OVCAR-3 cancer cells (1×104 cells/well) were seeded onto 96-well plates and incubated overnight. For transfection with hypoxia-inducible factor 1α (HIF-1α) plasmids (Addgene, Cambridge, MA, USA), cells were transfected with VEGF luciferase reporter (0.05 μg) and HIF-1α plasmids (0, 0.0625, 0.125 and 0.25 μg) or SR-a (as vehicle) plasmids using 0.6 μl of jetPRIME reagent (VWR, West Chester, PA, USA) for 4 h. For transfection with mAkt plasmids (Addgene), the cells were transfected with HIF-1α or VEGF luciferase reporter (0.05 μg) and mAkt (0, 0.0625, and 0.125 μg) or the SR-a plasmids using 0.6 μl of jetPRIME reagent for 4 h. After transfection, all the cells were treated with or without GA (5 μM) for 16 h. The cells were harvested and analyzed for luciferase activity and total protein levels using a BCA protein assay kit, and the activities of VEGF reporter or the HIF-1α reporter were normalized to corresponding total protein levels for statistical analysis. The experiments were conducted 3–8 times.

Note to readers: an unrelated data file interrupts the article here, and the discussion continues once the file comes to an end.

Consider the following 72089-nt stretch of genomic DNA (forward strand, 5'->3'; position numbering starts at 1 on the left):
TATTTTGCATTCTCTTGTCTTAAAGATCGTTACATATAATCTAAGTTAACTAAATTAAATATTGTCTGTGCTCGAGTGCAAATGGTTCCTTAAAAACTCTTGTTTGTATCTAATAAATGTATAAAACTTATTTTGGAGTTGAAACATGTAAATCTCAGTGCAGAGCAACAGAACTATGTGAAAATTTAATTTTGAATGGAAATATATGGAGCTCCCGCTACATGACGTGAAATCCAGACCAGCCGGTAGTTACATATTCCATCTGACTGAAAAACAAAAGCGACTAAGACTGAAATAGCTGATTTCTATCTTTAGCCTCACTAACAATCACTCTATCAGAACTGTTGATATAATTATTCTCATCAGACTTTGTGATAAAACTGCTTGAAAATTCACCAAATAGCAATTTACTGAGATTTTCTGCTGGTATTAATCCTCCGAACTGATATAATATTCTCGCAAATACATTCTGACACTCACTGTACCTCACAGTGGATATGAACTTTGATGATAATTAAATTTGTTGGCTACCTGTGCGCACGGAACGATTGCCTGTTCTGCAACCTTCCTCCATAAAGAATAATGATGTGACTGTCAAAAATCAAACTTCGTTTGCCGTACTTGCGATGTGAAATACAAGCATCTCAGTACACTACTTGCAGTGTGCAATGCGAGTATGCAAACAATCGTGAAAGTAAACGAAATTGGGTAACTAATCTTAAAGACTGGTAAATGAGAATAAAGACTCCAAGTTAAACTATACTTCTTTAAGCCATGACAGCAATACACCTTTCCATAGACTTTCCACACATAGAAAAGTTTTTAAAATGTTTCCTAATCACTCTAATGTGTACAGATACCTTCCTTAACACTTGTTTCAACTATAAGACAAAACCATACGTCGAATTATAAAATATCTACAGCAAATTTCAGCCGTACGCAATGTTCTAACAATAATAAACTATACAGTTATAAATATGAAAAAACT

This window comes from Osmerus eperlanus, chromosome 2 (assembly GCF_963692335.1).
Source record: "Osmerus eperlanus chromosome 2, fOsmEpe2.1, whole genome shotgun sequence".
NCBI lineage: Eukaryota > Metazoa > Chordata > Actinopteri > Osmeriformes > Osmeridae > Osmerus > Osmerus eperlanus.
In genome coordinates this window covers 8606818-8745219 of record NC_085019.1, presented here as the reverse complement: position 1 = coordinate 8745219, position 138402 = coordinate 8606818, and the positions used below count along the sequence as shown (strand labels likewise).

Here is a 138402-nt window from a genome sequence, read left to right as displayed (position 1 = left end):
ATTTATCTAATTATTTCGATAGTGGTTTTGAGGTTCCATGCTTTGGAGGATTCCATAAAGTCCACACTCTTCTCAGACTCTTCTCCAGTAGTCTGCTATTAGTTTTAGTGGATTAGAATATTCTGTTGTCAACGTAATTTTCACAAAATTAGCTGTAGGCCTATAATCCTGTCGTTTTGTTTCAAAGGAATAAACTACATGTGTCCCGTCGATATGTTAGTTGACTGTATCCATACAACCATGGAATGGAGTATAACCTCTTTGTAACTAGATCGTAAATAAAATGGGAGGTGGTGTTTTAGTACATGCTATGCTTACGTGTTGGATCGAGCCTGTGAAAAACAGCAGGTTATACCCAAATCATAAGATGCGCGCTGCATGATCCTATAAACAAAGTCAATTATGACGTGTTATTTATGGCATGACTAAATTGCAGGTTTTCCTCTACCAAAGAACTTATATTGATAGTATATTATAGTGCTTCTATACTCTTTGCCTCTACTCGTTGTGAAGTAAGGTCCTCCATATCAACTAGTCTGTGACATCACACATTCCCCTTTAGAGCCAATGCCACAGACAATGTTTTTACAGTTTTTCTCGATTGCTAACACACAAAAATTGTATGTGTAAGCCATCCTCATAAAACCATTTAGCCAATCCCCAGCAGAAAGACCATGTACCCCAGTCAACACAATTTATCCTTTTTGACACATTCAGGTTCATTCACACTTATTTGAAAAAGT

One-way ANOVA followed by Dunnett's test or by the Student's t-test was applied to compare the effects between chemical treatments. A p-value of <0.05 was considered as indicative of a statistically significant result.
Results and Discussion
GA inhibits cell proliferation and VEGF secretion dose-dependently in an ovarian cancer cell line